Tonquin Avenue Bridge Replacement
GeoEngineers’ shallow-foundation solutions lessened the cost and environmental impact of replacing the bridge.
The Tonquin Avenue Bridge is located in a coastal town in southwestern Washington State. In 2006, the City of Ocean Shores closed the 40-year-old timber bridge over man-made Lake Minard Canal because its pilings were failing and its timbers were rotting. In 2008, the City decided to replace the old bridge, which had been a part of the coastal community’s tsunami escape route. The City’s bridge replacement plans called for removing the existing timber structure, installing a new 148-foot span and adding new pedestrian and bicycle access.
GeoEngineers was subcontracted by AECOM to provide geotechnical engineering and environmental permitting services for the project. In the process, GeoEngineers furthered AECOM’s objectives of minimizing project costs and lessening impacts to the environment and public during bridge construction.
The new bridge was opened with a ribbon-cutting ceremony on December 8, 2011.
Our geotechnical team assessed the feasibility of using shallow and deep bridge foundations and developed preliminary recommendations to support AECOM’s type, size and location study for the new structure. GeoEngineers also developed final design recommendations for the selected design.
A deep foundation system supporting a multiple span bridge typically would have been used for a bridge of this length in order to meet the required navigational clearances and bridge settlement tolerances. We recognized that the piles would need to go deep because of downdrag loads associated with liquefiable soils at the bridge site. Our team developed a ground-improvement system that controlled the liquefaction at each abutment, making a shallow-spread foundation system feasible for the abutments. In order to use a simple span bridge and achieve the required navigational clearance, the structural engineer specified pre-cambered girders, which also provided a more aesthetically pleasing bridge profile.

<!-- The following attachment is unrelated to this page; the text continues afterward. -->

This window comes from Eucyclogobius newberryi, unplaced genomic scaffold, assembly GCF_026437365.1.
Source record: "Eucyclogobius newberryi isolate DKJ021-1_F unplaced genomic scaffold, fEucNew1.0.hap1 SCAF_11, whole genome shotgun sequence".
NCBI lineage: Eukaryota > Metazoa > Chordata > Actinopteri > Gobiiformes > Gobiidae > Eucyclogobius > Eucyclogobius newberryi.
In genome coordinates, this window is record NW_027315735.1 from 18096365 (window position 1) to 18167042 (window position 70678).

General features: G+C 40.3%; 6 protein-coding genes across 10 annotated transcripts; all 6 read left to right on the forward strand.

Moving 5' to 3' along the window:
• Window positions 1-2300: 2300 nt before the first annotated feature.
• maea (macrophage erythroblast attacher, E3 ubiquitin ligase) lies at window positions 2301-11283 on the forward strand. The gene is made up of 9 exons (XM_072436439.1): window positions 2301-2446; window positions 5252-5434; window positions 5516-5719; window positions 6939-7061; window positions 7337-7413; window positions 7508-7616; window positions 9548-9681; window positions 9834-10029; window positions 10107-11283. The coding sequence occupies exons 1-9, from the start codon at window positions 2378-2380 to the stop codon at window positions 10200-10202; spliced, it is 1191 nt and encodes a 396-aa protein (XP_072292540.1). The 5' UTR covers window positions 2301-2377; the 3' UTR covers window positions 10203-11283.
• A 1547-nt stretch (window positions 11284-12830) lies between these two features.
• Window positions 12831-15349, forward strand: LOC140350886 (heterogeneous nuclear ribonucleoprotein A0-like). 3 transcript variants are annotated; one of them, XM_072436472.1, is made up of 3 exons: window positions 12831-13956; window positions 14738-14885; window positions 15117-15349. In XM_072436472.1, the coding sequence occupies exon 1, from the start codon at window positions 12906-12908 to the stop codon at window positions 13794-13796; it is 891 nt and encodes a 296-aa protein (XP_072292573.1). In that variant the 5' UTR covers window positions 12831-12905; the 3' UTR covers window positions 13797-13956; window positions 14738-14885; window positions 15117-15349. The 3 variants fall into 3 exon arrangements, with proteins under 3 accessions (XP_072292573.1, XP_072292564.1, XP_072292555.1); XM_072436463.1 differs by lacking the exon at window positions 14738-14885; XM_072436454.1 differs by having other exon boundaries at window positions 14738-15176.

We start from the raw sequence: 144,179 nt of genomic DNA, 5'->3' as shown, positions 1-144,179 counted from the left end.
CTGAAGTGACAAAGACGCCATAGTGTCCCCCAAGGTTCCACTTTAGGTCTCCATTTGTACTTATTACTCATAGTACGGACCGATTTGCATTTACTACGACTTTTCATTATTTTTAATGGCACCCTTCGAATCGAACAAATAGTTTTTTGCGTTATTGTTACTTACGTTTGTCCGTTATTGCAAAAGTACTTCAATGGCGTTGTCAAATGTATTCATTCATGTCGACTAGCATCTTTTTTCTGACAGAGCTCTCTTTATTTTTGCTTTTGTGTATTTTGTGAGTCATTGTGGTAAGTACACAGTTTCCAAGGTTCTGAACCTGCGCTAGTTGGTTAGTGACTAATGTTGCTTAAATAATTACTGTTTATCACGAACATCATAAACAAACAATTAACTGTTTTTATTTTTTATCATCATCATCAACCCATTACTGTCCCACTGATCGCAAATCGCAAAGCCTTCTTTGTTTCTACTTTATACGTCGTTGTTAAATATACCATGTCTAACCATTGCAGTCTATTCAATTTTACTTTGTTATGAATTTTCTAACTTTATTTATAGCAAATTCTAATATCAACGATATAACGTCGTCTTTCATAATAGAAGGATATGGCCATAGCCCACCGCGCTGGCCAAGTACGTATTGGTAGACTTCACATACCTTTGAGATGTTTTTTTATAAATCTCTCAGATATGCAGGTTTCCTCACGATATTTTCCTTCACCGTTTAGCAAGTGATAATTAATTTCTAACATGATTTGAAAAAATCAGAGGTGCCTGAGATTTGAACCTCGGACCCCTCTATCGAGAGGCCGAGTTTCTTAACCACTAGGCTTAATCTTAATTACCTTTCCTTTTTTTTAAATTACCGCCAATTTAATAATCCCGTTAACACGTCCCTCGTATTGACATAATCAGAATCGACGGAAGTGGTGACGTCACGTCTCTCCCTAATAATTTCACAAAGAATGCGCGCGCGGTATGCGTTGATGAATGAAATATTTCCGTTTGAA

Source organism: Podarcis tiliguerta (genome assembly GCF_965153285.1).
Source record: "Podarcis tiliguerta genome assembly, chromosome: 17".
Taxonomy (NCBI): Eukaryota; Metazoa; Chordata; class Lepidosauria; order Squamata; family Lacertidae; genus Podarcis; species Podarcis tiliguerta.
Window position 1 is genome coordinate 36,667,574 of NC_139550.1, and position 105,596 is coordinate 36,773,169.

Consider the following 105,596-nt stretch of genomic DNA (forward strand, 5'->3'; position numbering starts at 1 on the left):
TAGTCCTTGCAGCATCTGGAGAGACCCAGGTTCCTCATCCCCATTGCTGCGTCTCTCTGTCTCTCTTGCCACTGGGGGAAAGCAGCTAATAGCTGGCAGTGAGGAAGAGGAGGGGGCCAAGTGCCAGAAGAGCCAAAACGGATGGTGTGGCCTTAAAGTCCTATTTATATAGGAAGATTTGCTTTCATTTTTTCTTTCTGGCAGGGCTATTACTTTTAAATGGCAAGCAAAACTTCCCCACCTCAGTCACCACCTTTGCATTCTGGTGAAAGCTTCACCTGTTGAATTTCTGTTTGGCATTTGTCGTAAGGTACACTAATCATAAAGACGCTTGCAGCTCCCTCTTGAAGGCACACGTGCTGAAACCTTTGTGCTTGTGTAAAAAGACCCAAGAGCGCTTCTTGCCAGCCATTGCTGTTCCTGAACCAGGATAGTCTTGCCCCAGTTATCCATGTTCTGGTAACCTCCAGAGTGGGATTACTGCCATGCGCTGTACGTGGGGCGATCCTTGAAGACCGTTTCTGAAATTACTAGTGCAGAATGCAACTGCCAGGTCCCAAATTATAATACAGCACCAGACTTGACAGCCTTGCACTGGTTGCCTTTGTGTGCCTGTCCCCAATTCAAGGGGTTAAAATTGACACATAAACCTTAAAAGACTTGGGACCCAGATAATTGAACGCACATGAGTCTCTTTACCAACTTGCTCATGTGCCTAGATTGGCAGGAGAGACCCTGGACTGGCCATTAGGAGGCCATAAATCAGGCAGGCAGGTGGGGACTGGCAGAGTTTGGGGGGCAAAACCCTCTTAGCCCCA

Environmental Permitting Services
GeoEngineers provided comprehensive environmental permitting compliance with National Environmental Protection Act (NEPA) by coordinating with WSDOT Highways and Local Programs and the Federal Highways Administration. In addition, we provided State of Washington environmental compliance that included shoreline and fish and wildlife hydraulic permit approval.
The bridge replacement plan called for impact-pile-driving, which caused some concern, given the potential presence in the area of coastal shorebirds listed under the Endangered Species Act (ESA), as well as the sport fish stocked in Lake Minard Canal.
GeoEngineers conducted a detailed construction-noise evaluation to address increased noise levels as a result of pile driving in the area. We also assessed the distribution and possible occurrence of ESA-listed species. In our evaluation, the team used current WSDOT methodology to analyze the effects of noise on species. In addition, the team collected extensive first-hand accounts regarding the historical and recent distribution and habitat use of potential species in the area. The team determined that temporary construction-related in-air noise would not have any impact on regulated habitats.
- Bridge was completed and re-opened in late 2011, re-linking neighborhoods and reconnecting coastal residents with an important safety route
- GeoEngineers’ ground improvement system design allowed for a shallow foundation solution, avoiding the cost and environmental impact of using in-water foundations and a deep foundation system
- Permitting was completed on a streamlined timetable as a result of GeoEngineers’ adept environmental work with state and federal agencies
- The bridge-replacement project was one of the first pilot projects of the Greenroads Foundation, a non-profit organization that manages certification reviews for roadway and bridge projects, using its Greenroads™ Rating System, a sustainability-rating system for roadway design and construction.